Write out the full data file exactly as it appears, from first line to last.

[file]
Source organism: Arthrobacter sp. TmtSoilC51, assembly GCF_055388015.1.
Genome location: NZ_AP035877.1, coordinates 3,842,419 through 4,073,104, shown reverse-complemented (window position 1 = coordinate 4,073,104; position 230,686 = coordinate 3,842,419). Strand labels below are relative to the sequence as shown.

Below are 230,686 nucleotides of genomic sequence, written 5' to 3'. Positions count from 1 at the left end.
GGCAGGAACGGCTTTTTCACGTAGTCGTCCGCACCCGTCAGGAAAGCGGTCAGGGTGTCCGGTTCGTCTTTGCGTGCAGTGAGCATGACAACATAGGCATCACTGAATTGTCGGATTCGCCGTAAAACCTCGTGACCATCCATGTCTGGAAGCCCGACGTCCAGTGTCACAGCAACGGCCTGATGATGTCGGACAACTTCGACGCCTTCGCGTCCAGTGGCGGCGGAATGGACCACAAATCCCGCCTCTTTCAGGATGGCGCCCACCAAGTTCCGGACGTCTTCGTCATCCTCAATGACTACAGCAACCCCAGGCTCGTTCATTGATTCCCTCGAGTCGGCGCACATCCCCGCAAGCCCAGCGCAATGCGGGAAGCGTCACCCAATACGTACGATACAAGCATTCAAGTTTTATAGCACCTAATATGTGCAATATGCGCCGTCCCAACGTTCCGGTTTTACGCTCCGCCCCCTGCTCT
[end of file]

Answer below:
Source organism: Arthrobacter sp. TmtSoilC51, assembly GCF_055388015.1.
Genome location: NZ_AP035877.1, coordinates 3,842,419 through 4,073,104, shown reverse-complemented (window position 1 = coordinate 4,073,104; position 230,686 = coordinate 3,842,419). Strand labels below are relative to the sequence as shown.

Below are 230,686 nucleotides of genomic sequence, written 5' to 3'. Positions count from 1 at the left end.
GGCAGGAACGGCTTTTTCACGTAGTCGTCCGCACCCGTCAGGAAAGCGGTCAGGGTGTCCGGTTCGTCTTTGCGTGCAGTGAGCATGACAACATAGGCATCACTGAATTGTCGGATTCGCCGTAAAACCTCGTGACCATCCATGTCTGGAAGCCCGACGTCCAGTGTCACAGCAACGGCCTGATGATGTCGGACAACTTCGACGCCTTCGCGTCCAGTGGCGGCGGAATGGACCACAAATCCCGCCTCTTTCAGGATGGCGCCCACCAAGTTCCGGACGTCTTCGTCATCCTCAATGACTACAGCAACCCCAGGCTCGTTCATTGATTCCCTCGAGTCGGCGCACATCCCCGCAAGCCCAGCGCAATGCGGGAAGCGTCACCCAATACGTACGATACAAGCATTCAAGTTTTATAGCACCTAATATGTGCAATATGCGCCGTCCCAACGTTCCGGTTTTACGCTCCGCCCCCTGCTCT